ICON vol. 1, Issue #1 – May 1993 (Milestone Media)

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TITLE: ICON Vol. 1, Issue 1

YEAR: May 1993

COMPANY: Milestone Media

Writer: Dwayne McDuffie

Penciller: M.D. Bright

Inker: Mike Gustovich

Colorist: Rachelle Menashe, James Sherman, Noelle Giddings

Letterer: Steve Dutro

Back in 1993, the comics world would see a major milestone taking place in the industry, a comic book imprint founded by African-American artists and writers under a major comic book company, DC Comics.  Created for the fact that minorities were underrepresented, Milestone Comics had the potential to be something huge.

While the comic books would be published by DC Comics, they were not under DC Comics Editorial Control but only that DC retained the right to not publish any material they objected to.

And that year, Milestone Media would release several titles which would include “Hardware”, “ICON”, “Blood Syndicate” and “Static”.  The setting for many of these heroes/villains were in the fictional Midwestern city of Dakota.

And possibly one of the most entertaining comics from Milestone Media was Dwane McDuffie and M.D. Bright’s “ICON”.

The story begins in 1839 with an alien escaping from a huge alien spacecraft that looks damaged and is about to blow and the alien manages to escape via an escape pod.

The escape pod crashes on Earth and an African American woman in South Dakota sees the crash and when she walks up to the escape pod and touches it, the alien reverts to a small baby and is taken in by the woman.

In 1993, the baby is now a power lawyer named Amistad Augustus Ervin, who feels that he should be doing more with his life rather than living the life of a lawyer who makes a lot of money.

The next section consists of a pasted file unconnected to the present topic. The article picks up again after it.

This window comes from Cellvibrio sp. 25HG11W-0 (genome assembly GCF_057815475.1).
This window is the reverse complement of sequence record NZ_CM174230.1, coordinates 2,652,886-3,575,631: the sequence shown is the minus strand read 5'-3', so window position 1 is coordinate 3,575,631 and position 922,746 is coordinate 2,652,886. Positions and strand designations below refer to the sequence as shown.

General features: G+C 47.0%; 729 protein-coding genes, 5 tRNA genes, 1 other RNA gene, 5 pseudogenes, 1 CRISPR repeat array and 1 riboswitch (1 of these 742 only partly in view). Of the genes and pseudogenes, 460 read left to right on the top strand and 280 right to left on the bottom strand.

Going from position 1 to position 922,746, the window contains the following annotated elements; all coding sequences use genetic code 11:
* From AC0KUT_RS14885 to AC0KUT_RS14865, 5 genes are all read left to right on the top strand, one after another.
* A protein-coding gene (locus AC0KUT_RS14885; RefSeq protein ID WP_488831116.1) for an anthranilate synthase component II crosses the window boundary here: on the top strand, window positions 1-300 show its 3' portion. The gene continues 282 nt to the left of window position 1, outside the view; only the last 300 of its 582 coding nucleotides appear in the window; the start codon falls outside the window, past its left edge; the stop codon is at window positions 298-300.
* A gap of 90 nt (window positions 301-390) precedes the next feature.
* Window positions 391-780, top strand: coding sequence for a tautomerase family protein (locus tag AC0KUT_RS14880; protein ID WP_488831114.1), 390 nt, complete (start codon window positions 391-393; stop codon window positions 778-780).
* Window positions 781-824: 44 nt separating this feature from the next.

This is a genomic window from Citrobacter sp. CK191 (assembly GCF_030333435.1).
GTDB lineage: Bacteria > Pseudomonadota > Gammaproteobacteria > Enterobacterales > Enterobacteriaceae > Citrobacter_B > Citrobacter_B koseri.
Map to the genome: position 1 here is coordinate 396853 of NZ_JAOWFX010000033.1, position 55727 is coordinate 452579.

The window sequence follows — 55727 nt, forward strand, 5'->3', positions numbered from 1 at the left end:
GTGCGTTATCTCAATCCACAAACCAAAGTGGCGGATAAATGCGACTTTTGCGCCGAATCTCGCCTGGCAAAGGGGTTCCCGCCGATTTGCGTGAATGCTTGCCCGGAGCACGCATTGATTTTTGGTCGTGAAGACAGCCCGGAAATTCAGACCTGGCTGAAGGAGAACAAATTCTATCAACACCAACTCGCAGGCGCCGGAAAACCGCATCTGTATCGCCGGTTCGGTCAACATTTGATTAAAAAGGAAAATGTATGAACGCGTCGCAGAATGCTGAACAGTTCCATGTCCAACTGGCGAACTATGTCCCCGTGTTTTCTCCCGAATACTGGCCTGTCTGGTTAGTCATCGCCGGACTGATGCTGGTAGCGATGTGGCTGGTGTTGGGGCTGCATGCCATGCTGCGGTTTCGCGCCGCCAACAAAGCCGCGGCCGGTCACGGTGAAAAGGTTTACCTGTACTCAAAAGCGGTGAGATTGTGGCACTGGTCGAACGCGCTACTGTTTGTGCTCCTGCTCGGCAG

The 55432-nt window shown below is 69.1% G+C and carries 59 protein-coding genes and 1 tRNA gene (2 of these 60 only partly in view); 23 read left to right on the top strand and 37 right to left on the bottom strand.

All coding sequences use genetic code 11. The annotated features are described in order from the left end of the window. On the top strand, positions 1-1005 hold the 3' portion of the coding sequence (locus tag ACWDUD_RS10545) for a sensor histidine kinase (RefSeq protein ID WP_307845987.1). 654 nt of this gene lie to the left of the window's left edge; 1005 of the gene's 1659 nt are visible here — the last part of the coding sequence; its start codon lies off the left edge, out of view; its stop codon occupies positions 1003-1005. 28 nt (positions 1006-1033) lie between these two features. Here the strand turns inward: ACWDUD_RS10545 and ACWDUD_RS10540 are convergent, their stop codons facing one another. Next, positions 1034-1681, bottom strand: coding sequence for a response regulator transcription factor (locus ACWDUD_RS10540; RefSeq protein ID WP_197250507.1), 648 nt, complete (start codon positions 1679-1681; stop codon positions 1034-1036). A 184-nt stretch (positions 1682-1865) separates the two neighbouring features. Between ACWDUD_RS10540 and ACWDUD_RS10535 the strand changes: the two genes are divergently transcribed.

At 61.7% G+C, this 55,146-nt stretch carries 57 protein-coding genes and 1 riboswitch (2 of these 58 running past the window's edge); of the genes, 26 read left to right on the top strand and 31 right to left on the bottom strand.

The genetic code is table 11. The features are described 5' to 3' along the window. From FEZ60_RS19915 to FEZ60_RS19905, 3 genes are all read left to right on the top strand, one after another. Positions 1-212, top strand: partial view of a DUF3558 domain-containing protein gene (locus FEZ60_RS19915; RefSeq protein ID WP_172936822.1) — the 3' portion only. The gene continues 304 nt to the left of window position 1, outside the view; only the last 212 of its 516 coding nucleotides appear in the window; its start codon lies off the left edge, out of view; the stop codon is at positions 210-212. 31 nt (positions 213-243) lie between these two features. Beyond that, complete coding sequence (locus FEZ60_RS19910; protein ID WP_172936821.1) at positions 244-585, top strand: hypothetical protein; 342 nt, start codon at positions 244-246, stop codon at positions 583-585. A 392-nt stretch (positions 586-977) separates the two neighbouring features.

Meanwhile, in Paris Island, the City of Dakote, a Housing Project is where Raquel lives.

A writer who is inspired by Toni Morrison, unfortunately she has no typewriter, so she can’t do her work.

One day, she rode with a few friends who wanted to steal from an upperclass neighborhood in Prospect Hills.  As her friends try to steal as much as they can, Raquel is more interested in the books the wealthy owner of the home has in their book shelves.

Thinking they are stealing from a White person’s home, they assume when they see a Black man (Armistad) coming out that he’s a butler.  But Armistad reveals himself to be the owner of the home.  But before he can explain, he is shot by one of the burglars.

But Armistad gets up and while he is shot several more times, instead of arresting the children, he excuses them and tell them to leave and also gives them a stern warning to never steal again.  Armistad shows his power after he catches Raquel trying to climb out of a gate and he gets her and flies with her.  Armistad gives each of them a talking and let’s them go.

For Raquel, what she saw was amazing and instead of letting things go and let things be forgotten, she goes back to the Armistad’s home to give him her plan.  For the man to become a superhero named Icon and she will be his sidekick.

And Armistad takes her offer by creating a costume for her and alien technology to protect her and become a crime-fighting duo.


I really enjoyed the Milestone Media comics of the ’90s and the direction that Dwayne McDuffie and friends took their characters.  Featuring real world thoughts and interactions, as Armistad (ICON) is an alien but grown up in America and saw how race relations have improved since he grew up in the 1830’s and now has become a wealthy lawyer.  While Raquel is the opposite, having grown up feeling that White people are against Blacks and has a strong distrust.

But it was interesting to see how Armistad, who has refined sensibilities and Raquel who doesn’t, become a crime fighting duo.

In some ways, it has a mixture of Superman (in terms of alien wanting to use his powers for good on Earth) and Batman and Robin in terms of crime fighting duo and the elder having to teach and groom the youngster.  And so, seeing an African American crime fighting duo was cool to see!

Of course, the settings are much different, especially in the Dakota Universe that the Milestone characters are part of.

The themes are what you don’t usually find in mainstream comic books and that’s why I was happy with stories that were featured in “Static”, “Hardware”, “ICON”, etc. to take on various real world topics and issues of race is a big topic featured in this very first issue.

I can’t recommend enough for those who have the opportunity to check out back issues of Milestone Media comic books to check them out and read them.


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